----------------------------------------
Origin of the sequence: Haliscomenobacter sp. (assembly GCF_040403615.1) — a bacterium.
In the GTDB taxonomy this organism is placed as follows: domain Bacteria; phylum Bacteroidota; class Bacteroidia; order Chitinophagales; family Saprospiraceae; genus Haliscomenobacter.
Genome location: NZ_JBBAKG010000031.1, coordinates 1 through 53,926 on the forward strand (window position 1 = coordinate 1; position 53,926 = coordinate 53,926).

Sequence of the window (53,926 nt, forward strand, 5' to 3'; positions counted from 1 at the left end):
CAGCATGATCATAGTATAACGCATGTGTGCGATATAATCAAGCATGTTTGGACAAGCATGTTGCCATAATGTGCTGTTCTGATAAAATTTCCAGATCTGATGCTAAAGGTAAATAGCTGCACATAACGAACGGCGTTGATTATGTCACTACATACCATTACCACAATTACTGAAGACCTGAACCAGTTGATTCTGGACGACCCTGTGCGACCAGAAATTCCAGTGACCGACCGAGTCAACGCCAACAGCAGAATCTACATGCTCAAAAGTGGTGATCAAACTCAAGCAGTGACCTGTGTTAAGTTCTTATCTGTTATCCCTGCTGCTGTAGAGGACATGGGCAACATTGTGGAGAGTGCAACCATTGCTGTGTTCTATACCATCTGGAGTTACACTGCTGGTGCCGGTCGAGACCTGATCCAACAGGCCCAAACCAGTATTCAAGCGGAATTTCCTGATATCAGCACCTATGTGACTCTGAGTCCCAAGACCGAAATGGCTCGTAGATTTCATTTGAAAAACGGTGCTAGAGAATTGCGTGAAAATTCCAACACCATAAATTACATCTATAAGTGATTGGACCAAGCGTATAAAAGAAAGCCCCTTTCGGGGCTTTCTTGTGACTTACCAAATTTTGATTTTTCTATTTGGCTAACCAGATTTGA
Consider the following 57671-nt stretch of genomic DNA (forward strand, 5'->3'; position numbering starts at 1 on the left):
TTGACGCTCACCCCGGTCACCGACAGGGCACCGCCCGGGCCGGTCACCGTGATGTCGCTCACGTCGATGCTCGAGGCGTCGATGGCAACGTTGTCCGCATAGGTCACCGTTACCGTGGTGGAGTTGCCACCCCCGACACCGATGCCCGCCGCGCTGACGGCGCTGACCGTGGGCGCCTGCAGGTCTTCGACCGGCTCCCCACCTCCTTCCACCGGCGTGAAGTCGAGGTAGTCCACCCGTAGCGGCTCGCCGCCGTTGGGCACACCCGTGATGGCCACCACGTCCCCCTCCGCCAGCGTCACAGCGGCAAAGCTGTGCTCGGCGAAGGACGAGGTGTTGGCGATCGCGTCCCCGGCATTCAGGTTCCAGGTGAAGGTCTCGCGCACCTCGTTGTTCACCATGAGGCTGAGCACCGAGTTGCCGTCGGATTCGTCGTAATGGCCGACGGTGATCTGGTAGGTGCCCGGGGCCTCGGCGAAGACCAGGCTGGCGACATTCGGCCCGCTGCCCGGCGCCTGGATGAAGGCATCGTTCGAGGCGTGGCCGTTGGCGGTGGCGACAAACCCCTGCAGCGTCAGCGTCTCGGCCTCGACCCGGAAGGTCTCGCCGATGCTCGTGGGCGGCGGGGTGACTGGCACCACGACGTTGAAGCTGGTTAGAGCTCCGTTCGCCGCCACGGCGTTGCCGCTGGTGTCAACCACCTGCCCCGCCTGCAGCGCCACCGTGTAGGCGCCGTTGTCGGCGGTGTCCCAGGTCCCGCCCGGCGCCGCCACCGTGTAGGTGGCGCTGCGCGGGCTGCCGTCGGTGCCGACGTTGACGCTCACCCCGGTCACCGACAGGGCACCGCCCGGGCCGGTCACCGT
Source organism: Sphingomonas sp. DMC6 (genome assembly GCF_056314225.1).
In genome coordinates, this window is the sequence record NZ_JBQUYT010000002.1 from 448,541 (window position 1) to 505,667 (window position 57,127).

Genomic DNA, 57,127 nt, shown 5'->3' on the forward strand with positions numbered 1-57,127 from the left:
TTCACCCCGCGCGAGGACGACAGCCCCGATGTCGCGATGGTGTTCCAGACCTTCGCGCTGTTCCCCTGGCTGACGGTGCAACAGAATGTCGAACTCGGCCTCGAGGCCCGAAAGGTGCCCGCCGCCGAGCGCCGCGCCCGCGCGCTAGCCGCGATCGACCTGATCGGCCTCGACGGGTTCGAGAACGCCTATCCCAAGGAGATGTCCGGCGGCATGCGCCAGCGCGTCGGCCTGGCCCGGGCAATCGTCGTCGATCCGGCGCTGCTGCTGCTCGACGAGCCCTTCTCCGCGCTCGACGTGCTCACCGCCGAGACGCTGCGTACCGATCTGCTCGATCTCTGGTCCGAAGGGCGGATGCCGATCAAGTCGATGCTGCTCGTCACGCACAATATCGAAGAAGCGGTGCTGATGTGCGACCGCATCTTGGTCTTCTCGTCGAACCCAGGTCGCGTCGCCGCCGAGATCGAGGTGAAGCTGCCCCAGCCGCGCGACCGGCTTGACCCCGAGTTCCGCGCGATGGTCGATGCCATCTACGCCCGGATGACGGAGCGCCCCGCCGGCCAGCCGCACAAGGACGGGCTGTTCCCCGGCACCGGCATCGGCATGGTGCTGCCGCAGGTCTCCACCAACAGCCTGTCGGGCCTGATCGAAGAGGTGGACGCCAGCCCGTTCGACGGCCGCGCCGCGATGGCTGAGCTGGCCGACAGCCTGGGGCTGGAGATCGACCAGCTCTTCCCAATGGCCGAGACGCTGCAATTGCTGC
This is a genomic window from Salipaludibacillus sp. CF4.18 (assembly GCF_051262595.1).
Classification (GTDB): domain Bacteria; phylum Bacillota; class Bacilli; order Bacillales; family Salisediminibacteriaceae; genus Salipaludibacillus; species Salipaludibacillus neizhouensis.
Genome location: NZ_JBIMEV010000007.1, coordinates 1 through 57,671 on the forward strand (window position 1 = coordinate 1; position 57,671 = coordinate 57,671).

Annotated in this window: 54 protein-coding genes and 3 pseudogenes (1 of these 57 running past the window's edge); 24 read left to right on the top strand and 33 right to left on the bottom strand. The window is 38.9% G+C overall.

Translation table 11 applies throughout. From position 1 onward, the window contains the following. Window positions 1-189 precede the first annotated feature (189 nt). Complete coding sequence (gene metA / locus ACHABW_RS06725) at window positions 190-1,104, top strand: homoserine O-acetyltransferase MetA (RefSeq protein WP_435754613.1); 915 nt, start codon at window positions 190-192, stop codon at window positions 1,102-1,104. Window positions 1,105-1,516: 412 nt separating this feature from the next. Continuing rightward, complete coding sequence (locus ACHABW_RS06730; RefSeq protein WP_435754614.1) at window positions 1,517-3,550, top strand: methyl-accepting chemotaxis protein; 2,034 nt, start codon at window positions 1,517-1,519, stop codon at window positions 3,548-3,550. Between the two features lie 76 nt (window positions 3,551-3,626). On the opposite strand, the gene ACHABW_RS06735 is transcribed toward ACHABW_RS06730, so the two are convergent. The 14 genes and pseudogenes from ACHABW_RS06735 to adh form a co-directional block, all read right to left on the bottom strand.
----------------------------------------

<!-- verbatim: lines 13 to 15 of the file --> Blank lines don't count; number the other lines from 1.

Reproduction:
Classification (GTDB): domain Bacteria; phylum Bacillota; class Bacilli; order Bacillales; family Salisediminibacteriaceae; genus Salipaludibacillus; species Salipaludibacillus neizhouensis.
Genome location: NZ_JBIMEV010000007.1, coordinates 1 through 57,671 on the forward strand (window position 1 = coordinate 1; position 57,671 = coordinate 57,671).

Annotated in this window: 54 protein-coding genes and 3 pseudogenes (1 of these 57 running past the window's edge); 24 read left to right on the top strand and 33 right to left on the bottom strand. The window is 38.9% G+C overall.